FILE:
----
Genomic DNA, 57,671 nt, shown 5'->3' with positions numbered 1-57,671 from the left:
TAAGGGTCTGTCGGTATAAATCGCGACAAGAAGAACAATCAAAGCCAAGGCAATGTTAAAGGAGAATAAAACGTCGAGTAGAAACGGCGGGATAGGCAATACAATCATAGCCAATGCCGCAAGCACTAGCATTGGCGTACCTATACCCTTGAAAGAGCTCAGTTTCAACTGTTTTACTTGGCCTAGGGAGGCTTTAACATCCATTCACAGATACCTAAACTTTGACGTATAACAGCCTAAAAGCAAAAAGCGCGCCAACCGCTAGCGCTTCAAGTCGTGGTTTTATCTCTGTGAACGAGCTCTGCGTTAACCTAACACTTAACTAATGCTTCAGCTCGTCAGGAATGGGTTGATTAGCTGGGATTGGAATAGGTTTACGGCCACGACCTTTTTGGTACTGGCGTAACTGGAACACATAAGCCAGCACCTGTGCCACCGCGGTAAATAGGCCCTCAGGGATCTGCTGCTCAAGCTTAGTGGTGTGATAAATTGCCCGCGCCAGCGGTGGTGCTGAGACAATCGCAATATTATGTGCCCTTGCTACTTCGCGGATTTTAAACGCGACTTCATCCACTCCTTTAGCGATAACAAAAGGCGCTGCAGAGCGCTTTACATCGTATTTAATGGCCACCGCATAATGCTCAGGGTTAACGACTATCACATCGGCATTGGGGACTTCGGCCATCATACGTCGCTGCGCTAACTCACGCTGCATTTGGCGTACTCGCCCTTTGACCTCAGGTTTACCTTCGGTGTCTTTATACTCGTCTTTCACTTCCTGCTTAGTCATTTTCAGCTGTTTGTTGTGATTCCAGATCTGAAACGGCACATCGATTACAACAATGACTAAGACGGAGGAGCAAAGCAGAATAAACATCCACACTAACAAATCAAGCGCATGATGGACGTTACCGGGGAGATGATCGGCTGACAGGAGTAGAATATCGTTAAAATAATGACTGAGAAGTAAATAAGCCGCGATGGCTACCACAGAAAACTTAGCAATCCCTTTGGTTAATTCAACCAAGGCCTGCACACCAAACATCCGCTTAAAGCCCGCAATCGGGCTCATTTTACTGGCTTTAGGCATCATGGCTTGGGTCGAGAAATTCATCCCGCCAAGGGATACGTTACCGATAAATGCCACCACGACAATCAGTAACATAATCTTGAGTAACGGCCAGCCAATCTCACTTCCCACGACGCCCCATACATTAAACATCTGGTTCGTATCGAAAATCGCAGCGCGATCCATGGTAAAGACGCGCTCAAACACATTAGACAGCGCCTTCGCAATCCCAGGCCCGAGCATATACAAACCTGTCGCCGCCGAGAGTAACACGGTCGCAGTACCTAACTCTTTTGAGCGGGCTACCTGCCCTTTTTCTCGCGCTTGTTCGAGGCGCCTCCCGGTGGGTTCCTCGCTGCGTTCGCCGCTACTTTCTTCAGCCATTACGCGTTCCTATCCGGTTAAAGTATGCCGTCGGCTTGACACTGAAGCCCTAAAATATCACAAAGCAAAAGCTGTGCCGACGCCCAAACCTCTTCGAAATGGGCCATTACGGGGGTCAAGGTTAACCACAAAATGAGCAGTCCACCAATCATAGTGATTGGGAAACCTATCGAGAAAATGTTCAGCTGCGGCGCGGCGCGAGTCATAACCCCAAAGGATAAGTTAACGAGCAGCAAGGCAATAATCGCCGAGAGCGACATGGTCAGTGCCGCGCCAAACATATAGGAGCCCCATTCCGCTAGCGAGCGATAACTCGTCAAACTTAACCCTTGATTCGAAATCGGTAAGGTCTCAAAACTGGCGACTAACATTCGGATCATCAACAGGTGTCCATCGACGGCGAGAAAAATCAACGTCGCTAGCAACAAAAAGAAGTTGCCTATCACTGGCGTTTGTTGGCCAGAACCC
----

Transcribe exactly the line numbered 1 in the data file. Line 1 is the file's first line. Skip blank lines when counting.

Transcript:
Genomic DNA, 57,671 nt, shown 5'->3' with positions numbered 1-57,671 from the left: